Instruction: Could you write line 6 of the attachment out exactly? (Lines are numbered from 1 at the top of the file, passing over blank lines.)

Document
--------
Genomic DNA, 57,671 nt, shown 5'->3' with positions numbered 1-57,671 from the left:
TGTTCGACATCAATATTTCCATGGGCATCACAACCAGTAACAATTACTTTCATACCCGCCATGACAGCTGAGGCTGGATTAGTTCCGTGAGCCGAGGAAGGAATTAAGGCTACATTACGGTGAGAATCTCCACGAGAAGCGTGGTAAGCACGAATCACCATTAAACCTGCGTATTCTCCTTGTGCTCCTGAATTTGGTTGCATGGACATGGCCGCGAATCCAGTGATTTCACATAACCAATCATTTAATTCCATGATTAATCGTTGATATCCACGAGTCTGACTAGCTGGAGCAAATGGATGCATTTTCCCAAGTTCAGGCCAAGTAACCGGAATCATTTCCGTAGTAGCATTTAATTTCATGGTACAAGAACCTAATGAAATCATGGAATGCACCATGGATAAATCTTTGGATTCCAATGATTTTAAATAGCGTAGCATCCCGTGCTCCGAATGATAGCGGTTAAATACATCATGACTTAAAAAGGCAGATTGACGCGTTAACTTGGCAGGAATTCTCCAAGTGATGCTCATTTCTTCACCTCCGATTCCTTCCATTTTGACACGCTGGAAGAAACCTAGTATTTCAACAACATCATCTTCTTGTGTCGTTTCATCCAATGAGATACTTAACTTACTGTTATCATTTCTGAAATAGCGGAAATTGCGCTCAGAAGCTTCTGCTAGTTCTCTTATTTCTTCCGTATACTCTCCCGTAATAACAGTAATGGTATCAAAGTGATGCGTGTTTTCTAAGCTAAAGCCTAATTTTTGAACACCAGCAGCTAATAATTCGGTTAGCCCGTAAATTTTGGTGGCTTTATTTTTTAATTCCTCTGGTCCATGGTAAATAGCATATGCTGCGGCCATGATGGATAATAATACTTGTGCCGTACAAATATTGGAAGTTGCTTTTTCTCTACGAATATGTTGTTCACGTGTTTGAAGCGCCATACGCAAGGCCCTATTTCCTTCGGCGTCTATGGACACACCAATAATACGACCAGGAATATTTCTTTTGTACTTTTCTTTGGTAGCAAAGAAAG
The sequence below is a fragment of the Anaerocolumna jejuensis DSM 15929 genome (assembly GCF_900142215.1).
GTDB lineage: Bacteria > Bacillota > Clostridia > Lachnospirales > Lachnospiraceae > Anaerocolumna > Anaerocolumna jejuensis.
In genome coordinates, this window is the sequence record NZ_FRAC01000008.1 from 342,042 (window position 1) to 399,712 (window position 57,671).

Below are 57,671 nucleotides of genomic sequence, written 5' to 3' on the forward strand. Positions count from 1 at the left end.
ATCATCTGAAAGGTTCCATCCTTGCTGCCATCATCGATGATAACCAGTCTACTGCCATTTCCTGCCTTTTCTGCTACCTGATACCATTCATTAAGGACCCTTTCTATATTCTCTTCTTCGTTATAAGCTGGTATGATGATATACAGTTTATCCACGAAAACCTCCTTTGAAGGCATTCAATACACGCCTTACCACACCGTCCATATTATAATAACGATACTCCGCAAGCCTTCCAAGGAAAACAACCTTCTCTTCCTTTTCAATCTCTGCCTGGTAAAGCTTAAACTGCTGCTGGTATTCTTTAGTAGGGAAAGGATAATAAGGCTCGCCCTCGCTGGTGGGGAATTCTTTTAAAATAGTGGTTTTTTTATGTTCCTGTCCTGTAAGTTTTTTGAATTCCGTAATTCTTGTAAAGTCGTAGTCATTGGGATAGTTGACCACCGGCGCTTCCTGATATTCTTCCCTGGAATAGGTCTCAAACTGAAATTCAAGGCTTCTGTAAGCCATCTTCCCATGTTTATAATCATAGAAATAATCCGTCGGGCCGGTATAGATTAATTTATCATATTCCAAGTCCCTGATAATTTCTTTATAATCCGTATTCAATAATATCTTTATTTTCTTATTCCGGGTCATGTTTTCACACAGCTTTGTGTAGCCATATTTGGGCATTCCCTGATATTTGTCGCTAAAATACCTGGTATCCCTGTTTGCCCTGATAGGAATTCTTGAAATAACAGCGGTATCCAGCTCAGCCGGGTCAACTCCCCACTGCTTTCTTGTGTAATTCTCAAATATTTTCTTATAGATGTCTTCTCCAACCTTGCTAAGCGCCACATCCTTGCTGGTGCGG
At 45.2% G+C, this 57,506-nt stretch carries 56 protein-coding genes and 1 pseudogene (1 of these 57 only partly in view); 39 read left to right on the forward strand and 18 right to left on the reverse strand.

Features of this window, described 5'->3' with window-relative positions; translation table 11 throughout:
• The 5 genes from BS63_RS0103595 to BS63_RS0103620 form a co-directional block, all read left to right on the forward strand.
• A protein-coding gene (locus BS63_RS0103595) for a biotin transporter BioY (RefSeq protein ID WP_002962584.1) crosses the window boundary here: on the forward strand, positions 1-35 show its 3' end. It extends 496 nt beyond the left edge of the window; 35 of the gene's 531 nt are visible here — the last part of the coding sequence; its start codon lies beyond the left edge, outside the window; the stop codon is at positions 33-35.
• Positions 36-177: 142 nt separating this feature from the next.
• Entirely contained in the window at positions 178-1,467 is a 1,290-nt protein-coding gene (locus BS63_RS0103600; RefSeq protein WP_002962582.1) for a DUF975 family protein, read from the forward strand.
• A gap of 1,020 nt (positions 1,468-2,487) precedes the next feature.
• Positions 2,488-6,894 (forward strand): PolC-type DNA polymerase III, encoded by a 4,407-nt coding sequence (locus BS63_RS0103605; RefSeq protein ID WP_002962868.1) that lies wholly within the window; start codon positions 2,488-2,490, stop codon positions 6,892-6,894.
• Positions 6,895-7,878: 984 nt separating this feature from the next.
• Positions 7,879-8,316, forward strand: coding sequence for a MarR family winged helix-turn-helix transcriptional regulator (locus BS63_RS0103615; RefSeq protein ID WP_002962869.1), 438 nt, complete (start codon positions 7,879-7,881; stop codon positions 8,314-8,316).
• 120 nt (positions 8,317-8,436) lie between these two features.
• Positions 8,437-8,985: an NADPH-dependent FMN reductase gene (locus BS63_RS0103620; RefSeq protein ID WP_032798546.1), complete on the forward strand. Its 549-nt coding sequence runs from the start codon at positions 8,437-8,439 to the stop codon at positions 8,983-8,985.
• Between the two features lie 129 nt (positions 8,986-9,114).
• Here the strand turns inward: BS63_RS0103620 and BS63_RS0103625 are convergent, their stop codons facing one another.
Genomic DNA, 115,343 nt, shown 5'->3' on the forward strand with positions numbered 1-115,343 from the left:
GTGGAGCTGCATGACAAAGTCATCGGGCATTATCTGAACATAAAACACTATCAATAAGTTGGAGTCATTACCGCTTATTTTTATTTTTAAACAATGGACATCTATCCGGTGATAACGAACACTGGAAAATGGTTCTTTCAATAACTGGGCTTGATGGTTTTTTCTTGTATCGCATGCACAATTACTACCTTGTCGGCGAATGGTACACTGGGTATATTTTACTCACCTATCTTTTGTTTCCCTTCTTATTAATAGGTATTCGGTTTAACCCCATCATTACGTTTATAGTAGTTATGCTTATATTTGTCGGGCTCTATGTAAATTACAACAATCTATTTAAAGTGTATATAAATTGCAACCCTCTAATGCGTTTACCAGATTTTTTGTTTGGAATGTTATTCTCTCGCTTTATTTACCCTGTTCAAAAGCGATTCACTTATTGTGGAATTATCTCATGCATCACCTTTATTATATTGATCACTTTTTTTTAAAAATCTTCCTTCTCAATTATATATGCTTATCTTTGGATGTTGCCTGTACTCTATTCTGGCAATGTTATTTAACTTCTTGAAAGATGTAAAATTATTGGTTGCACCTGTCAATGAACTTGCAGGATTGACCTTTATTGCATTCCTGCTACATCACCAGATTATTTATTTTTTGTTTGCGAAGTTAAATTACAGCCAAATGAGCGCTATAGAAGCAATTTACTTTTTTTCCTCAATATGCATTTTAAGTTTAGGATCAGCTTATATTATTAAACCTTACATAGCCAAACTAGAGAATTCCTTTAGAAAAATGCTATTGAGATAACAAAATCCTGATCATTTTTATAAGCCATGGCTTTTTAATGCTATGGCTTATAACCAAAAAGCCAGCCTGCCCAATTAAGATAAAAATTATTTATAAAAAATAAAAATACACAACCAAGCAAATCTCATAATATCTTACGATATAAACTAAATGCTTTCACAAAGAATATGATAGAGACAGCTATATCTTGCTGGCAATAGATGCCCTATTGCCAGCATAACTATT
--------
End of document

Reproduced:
Below are 57,671 nucleotides of genomic sequence, written 5' to 3' on the forward strand. Positions count from 1 at the left end.